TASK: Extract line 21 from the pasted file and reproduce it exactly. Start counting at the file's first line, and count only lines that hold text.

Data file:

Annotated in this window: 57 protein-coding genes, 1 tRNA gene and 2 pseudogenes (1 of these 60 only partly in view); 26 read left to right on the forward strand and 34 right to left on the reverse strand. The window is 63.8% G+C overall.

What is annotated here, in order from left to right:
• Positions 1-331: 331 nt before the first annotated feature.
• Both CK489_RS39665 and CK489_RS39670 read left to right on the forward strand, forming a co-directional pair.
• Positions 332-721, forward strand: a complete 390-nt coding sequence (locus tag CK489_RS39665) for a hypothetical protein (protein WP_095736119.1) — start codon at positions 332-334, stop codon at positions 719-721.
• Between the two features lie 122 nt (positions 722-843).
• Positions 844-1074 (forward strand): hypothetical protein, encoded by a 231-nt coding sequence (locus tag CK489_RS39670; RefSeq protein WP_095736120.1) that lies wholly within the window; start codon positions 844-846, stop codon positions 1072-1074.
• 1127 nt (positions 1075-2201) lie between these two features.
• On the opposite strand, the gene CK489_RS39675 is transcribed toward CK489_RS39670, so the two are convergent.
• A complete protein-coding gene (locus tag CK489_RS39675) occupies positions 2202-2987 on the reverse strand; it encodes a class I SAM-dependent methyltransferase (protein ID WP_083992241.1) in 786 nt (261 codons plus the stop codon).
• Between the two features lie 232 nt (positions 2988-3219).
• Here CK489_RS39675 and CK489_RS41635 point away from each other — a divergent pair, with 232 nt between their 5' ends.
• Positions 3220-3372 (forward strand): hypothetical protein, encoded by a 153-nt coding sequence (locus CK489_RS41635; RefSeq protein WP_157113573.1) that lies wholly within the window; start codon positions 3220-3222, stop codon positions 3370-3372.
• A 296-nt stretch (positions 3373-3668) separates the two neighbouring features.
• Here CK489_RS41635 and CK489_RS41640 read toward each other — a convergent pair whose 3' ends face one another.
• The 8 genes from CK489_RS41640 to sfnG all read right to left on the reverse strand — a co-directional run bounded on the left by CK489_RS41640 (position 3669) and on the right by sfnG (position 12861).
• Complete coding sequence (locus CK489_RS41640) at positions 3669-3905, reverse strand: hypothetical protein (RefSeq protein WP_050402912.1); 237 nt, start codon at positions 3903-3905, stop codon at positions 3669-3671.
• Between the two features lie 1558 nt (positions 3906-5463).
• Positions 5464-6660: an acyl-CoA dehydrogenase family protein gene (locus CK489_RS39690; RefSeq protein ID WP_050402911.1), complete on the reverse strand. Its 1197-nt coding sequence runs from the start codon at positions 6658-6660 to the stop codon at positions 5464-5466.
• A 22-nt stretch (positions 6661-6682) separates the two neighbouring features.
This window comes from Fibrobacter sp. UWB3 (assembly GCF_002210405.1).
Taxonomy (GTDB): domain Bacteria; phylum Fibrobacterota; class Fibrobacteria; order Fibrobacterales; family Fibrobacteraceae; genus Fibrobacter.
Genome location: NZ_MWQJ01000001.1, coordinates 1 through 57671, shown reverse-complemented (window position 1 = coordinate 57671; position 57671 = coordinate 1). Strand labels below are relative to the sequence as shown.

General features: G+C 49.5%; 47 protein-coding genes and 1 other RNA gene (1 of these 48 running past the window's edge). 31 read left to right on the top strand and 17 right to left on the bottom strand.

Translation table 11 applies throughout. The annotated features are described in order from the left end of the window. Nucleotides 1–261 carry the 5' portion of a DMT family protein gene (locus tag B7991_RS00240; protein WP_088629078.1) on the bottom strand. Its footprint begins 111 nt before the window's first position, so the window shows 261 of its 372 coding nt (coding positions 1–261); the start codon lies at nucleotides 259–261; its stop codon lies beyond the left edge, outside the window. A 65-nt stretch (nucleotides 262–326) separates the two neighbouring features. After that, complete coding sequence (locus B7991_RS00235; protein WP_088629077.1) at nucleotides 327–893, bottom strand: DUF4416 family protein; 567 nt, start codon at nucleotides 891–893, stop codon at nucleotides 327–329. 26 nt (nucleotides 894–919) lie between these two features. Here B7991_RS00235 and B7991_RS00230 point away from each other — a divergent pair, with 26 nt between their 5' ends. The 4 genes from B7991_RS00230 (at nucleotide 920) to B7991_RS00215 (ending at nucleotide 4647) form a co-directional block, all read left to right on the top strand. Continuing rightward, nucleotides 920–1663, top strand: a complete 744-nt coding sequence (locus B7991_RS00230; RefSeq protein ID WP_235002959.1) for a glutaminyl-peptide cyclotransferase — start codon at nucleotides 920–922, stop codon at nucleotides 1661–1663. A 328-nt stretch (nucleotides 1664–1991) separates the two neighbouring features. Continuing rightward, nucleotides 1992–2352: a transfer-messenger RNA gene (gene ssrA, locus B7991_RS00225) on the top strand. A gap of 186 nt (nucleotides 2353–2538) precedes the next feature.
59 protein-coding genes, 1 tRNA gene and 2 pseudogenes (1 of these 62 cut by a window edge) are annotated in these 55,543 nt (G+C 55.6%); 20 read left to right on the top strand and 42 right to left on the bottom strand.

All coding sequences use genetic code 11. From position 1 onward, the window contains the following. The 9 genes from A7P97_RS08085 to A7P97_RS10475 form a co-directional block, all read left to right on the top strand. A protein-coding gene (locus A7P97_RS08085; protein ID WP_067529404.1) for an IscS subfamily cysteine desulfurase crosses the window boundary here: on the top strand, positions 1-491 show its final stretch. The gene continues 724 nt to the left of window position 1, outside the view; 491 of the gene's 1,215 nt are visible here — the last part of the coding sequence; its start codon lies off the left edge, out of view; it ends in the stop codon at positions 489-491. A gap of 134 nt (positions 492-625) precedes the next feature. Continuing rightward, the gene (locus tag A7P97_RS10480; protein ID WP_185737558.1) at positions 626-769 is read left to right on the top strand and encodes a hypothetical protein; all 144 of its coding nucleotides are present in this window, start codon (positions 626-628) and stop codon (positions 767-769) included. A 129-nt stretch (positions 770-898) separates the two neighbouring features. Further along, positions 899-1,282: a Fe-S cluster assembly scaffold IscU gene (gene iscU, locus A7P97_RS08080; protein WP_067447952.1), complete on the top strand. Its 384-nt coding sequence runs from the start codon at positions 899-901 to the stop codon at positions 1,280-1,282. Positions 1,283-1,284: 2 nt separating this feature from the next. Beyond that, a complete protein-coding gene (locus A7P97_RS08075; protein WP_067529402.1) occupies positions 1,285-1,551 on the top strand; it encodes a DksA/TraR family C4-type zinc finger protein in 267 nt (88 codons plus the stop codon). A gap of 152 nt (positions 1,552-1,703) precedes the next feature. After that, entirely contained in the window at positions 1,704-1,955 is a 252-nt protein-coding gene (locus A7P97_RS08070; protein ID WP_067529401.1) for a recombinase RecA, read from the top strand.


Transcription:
This window comes from Fibrobacter sp. UWB3 (assembly GCF_002210405.1).